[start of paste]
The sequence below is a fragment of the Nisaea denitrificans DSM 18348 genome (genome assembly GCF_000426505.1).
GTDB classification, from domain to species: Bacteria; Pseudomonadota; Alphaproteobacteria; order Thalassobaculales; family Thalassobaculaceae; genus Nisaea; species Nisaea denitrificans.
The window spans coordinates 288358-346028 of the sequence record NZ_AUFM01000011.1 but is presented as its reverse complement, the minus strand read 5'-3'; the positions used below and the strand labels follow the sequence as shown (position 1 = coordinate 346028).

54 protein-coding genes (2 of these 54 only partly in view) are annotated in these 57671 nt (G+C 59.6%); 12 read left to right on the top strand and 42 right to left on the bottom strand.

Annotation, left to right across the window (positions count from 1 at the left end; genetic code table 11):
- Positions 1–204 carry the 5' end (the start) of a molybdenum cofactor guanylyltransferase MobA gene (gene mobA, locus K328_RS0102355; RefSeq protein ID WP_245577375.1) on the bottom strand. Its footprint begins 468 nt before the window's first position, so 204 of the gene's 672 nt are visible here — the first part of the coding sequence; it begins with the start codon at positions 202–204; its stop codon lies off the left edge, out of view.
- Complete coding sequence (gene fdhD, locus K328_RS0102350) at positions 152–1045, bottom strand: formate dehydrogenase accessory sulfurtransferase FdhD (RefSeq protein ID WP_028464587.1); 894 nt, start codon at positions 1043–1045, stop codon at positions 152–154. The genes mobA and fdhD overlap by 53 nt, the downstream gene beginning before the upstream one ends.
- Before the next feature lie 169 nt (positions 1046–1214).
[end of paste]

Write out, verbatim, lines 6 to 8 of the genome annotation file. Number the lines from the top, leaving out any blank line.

- Positions 1–204 carry the 5' end (the start) of a molybdenum cofactor guanylyltransferase MobA gene (gene mobA, locus K328_RS0102355; RefSeq protein ID WP_245577375.1) on the bottom strand. Its footprint begins 468 nt before the window's first position, so 204 of the gene's 672 nt are visible here — the first part of the coding sequence; it begins with the start codon at positions 202–204; its stop codon lies off the left edge, out of view.
- Complete coding sequence (gene fdhD, locus K328_RS0102350) at positions 152–1045, bottom strand: formate dehydrogenase accessory sulfurtransferase FdhD (RefSeq protein ID WP_028464587.1); 894 nt, start codon at positions 1043–1045, stop codon at positions 152–154. The genes mobA and fdhD overlap by 53 nt, the downstream gene beginning before the upstream one ends.
- Before the next feature lie 169 nt (positions 1046–1214).